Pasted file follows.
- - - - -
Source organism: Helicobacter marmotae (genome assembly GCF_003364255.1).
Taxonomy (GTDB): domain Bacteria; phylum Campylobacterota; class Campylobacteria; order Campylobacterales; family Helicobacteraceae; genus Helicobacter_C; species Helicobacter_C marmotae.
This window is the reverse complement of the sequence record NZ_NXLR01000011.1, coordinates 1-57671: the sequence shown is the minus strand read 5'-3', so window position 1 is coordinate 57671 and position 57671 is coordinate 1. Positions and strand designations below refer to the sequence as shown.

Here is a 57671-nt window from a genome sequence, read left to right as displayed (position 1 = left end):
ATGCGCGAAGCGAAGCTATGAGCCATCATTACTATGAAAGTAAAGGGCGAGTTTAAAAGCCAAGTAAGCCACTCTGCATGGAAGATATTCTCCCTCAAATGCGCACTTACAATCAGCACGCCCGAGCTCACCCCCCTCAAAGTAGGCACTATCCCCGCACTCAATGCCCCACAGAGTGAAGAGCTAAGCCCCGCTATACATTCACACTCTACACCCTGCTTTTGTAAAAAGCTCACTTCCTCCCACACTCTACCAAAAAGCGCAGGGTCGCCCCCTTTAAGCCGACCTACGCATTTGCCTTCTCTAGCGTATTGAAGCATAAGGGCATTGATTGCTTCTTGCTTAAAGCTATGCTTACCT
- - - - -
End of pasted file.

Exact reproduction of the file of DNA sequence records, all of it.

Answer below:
Source organism: Helicobacter marmotae (genome assembly GCF_003364255.1).
Taxonomy (GTDB): domain Bacteria; phylum Campylobacterota; class Campylobacteria; order Campylobacterales; family Helicobacteraceae; genus Helicobacter_C; species Helicobacter_C marmotae.
This window is the reverse complement of the sequence record NZ_NXLR01000011.1, coordinates 1-57671: the sequence shown is the minus strand read 5'-3', so window position 1 is coordinate 57671 and position 57671 is coordinate 1. Positions and strand designations below refer to the sequence as shown.

Here is a 57671-nt window from a genome sequence, read left to right as displayed (position 1 = left end):
ATGCGCGAAGCGAAGCTATGAGCCATCATTACTATGAAAGTAAAGGGCGAGTTTAAAAGCCAAGTAAGCCACTCTGCATGGAAGATATTCTCCCTCAAATGCGCACTTACAATCAGCACGCCCGAGCTCACCCCCCTCAAAGTAGGCACTATCCCCGCACTCAATGCCCCACAGAGTGAAGAGCTAAGCCCCGCTATACATTCACACTCTACACCCTGCTTTTGTAAAAAGCTCACTTCCTCCCACACTCTACCAAAAAGCGCAGGGTCGCCCCCTTTAAGCCGACCTACGCATTTGCCTTCTCTAGCGTATTGAAGCATAAGGGCATTGATTGCTTCTTGCTTAAAGCTATGCTTACCT